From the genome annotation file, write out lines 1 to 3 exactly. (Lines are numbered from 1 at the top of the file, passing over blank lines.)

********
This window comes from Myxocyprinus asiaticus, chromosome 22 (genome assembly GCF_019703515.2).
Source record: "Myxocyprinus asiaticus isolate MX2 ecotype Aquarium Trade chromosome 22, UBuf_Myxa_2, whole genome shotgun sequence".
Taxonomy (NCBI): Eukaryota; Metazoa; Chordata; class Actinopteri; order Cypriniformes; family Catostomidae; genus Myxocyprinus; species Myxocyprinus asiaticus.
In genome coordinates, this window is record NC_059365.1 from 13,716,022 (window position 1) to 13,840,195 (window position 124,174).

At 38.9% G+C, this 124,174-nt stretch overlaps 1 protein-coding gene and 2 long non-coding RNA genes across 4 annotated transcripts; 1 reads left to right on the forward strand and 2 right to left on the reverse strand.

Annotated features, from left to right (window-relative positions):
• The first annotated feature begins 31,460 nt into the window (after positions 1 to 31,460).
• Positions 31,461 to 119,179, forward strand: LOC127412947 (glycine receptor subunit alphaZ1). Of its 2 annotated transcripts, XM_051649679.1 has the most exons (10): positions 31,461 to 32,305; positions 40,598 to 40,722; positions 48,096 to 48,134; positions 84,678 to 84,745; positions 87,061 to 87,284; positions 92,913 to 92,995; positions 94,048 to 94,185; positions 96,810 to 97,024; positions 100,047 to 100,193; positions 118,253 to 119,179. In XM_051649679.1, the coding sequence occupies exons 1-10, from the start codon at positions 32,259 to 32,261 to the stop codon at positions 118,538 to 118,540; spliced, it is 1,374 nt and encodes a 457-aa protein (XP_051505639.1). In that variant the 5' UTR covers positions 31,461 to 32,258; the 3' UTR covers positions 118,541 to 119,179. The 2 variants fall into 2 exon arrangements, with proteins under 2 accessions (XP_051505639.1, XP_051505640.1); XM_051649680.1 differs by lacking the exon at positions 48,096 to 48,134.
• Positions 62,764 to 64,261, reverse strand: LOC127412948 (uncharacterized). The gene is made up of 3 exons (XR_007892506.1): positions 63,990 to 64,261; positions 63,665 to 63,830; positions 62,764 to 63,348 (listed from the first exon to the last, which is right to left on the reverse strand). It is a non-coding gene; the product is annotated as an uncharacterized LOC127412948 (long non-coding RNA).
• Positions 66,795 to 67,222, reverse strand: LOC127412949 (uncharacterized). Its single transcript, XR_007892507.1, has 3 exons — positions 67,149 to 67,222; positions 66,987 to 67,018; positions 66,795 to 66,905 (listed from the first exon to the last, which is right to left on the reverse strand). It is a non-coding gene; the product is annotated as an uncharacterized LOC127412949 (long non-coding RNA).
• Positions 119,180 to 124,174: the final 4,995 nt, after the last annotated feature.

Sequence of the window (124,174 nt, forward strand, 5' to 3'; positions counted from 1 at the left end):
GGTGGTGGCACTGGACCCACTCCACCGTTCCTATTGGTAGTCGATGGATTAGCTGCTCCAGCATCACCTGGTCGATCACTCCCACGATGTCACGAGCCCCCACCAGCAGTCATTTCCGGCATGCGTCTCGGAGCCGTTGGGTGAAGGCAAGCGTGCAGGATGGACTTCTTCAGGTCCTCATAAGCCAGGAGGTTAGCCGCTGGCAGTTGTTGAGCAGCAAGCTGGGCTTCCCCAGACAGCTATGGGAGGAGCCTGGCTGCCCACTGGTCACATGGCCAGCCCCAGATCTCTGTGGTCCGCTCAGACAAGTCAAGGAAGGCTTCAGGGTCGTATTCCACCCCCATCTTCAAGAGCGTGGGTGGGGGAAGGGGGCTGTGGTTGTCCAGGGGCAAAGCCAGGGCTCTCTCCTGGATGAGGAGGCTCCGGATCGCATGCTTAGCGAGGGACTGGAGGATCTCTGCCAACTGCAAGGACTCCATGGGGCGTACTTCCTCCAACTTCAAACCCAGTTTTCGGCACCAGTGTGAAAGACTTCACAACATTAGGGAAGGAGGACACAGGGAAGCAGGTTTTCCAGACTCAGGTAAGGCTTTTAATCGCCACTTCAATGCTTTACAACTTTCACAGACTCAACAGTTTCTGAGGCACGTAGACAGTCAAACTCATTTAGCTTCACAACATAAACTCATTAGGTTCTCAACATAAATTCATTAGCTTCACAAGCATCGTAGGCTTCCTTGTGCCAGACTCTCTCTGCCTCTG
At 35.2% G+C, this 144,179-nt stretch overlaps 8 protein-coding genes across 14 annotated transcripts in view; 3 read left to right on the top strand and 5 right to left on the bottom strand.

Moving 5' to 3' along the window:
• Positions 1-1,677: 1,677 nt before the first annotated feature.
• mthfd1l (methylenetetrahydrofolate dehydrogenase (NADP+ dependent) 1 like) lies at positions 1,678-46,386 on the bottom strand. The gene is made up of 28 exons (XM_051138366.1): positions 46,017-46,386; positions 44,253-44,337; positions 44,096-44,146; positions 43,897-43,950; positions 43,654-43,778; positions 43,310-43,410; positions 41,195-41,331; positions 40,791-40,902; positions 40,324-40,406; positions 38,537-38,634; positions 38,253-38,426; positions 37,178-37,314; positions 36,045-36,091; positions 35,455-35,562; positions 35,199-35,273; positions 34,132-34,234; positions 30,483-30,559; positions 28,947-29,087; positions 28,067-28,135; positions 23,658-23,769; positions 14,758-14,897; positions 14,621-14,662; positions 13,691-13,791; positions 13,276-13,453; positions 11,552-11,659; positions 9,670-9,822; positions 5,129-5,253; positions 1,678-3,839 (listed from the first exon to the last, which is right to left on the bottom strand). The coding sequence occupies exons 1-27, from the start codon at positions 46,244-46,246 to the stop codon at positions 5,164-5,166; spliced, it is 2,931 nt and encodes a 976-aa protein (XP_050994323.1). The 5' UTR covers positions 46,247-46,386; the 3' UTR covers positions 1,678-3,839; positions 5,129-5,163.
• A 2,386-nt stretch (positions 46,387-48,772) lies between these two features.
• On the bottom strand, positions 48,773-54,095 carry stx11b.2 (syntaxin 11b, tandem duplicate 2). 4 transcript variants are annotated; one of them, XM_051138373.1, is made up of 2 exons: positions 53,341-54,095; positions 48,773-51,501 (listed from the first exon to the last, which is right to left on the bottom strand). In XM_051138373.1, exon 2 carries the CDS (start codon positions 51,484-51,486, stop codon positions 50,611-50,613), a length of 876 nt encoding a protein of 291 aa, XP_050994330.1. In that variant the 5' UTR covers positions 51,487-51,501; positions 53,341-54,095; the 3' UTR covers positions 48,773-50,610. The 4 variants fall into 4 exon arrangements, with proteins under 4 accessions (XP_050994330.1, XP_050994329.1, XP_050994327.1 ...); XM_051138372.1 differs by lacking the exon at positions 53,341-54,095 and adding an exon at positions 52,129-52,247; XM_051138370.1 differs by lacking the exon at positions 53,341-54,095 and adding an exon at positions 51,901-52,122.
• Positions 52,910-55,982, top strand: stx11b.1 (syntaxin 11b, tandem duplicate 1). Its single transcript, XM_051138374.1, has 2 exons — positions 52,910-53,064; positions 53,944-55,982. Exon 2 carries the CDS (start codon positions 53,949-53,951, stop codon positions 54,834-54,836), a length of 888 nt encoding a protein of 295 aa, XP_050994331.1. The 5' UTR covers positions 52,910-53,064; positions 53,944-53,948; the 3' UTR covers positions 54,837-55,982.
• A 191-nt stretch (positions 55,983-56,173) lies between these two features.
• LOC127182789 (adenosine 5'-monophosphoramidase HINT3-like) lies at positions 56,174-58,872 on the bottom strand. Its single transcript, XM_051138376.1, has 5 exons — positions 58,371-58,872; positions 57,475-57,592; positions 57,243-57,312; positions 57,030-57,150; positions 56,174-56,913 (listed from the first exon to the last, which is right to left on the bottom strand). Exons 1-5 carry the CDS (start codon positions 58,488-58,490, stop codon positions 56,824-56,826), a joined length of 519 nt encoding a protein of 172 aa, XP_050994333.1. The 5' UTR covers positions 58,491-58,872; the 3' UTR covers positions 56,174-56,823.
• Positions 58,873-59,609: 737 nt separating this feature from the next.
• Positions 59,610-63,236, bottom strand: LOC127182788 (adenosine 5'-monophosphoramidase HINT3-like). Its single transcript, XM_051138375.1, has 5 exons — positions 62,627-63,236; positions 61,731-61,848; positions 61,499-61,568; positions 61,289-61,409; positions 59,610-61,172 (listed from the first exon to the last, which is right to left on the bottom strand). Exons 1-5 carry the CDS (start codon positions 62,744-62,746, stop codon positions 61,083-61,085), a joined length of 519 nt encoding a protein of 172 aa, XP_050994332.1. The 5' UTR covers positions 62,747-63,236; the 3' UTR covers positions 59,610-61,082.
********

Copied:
This window comes from Myxocyprinus asiaticus, chromosome 22 (genome assembly GCF_019703515.2).
Source record: "Myxocyprinus asiaticus isolate MX2 ecotype Aquarium Trade chromosome 22, UBuf_Myxa_2, whole genome shotgun sequence".
Taxonomy (NCBI): Eukaryota; Metazoa; Chordata; class Actinopteri; order Cypriniformes; family Catostomidae; genus Myxocyprinus; species Myxocyprinus asiaticus.